It's extraordinary how one can live somewhere for years, and still know so very little about the place.
I spent four years in Ely, but really never ventured much further than a few hundred metres from around the cathedral, apart from visits down to the river for some rowing.
One cannot live in Ely without being overwhelmed by the splendour and size of the cathedral. It dominates the city, and one can but wonder why such a huge and magnificent building was built there. Ely has never been a great metropolis, yet medieval man considered it worthy of an enormous edifice that wouldn't have been out of place in London, Paris or Rome. Medieval Monks were rich and persuasive people.
Most of the magnificent old monastic buildings which you can see to the right of the cathedral in the opening shots pre-date the cathedral. They are no longer used for monastic purposes, and contain some superb examples of early domestic architecture; one particular building being the oldest, continuously lived-in, domestic building in Europe. The buildings presently make up the core of one of the world's oldest schools; officially founded in 970 (but much older).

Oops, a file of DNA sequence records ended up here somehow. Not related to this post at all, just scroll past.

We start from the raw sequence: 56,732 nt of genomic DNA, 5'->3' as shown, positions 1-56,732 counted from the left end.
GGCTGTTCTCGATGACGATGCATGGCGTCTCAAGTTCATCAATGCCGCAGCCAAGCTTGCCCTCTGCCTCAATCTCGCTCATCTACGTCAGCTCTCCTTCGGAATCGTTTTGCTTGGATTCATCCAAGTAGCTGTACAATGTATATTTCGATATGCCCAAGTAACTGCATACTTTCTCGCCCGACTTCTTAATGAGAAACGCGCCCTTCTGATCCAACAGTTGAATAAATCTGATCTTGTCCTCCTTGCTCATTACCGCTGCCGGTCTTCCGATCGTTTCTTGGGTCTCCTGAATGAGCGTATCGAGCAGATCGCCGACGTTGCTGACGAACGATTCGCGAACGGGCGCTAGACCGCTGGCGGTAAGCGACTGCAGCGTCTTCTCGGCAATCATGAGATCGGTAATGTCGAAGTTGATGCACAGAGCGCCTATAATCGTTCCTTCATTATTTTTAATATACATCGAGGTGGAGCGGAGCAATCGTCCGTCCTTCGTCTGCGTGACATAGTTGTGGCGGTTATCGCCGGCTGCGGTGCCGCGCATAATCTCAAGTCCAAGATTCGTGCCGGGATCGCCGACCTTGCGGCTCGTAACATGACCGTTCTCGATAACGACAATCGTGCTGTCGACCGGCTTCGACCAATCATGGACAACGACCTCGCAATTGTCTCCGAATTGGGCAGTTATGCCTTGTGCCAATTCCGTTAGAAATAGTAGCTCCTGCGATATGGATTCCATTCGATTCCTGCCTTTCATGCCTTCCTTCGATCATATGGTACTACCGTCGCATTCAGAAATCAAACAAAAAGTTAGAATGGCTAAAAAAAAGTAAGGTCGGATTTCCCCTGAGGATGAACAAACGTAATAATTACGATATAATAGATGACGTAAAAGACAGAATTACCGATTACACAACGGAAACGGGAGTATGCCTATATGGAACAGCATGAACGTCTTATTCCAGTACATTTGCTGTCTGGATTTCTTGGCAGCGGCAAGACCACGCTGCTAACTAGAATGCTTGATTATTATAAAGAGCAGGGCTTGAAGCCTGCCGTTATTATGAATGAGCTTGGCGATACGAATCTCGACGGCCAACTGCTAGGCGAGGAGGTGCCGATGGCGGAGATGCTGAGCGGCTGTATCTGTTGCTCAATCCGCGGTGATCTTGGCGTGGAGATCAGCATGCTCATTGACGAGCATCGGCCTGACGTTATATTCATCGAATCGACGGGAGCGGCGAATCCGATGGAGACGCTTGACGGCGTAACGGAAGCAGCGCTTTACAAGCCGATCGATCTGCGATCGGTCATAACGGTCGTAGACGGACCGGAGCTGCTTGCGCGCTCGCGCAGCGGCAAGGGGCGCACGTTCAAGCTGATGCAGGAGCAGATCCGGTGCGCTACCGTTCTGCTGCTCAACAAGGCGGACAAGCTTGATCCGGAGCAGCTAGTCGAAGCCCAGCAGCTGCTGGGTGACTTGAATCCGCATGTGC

Ely Cathedral is one of the lesser known of the UK's great cathedrals, but I recommend that anyone visiting the area, or attending the nearby Cambridge colleges, should visit. You will not be disappointed; it's a stunning building.